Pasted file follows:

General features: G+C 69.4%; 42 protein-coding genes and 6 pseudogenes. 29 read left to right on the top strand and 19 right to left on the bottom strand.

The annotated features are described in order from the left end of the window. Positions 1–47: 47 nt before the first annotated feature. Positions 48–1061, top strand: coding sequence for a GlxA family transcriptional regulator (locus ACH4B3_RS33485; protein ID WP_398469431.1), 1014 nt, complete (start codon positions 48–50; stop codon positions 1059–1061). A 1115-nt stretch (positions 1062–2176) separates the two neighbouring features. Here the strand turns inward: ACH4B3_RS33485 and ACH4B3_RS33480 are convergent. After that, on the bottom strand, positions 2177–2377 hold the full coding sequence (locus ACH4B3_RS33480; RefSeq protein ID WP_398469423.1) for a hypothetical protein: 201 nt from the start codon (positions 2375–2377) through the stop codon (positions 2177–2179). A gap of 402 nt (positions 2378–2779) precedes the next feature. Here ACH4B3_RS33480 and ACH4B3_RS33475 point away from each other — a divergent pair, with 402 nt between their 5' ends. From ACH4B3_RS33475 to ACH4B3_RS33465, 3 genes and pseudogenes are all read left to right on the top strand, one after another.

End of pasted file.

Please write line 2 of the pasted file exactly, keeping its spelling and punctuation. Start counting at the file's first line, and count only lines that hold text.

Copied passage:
The annotated features are described in order from the left end of the window. Positions 1–47: 47 nt before the first annotated feature. Positions 48–1061, top strand: coding sequence for a GlxA family transcriptional regulator (locus ACH4B3_RS33485; protein ID WP_398469431.1), 1014 nt, complete (start codon positions 48–50; stop codon positions 1059–1061). A 1115-nt stretch (positions 1062–2176) separates the two neighbouring features. Here the strand turns inward: ACH4B3_RS33485 and ACH4B3_RS33480 are convergent. After that, on the bottom strand, positions 2177–2377 hold the full coding sequence (locus ACH4B3_RS33480; RefSeq protein ID WP_398469423.1) for a hypothetical protein: 201 nt from the start codon (positions 2375–2377) through the stop codon (positions 2177–2179). A gap of 402 nt (positions 2378–2779) precedes the next feature. Here ACH4B3_RS33480 and ACH4B3_RS33475 point away from each other — a divergent pair, with 402 nt between their 5' ends. From ACH4B3_RS33475 to ACH4B3_RS33465, 3 genes and pseudogenes are all read left to right on the top strand, one after another.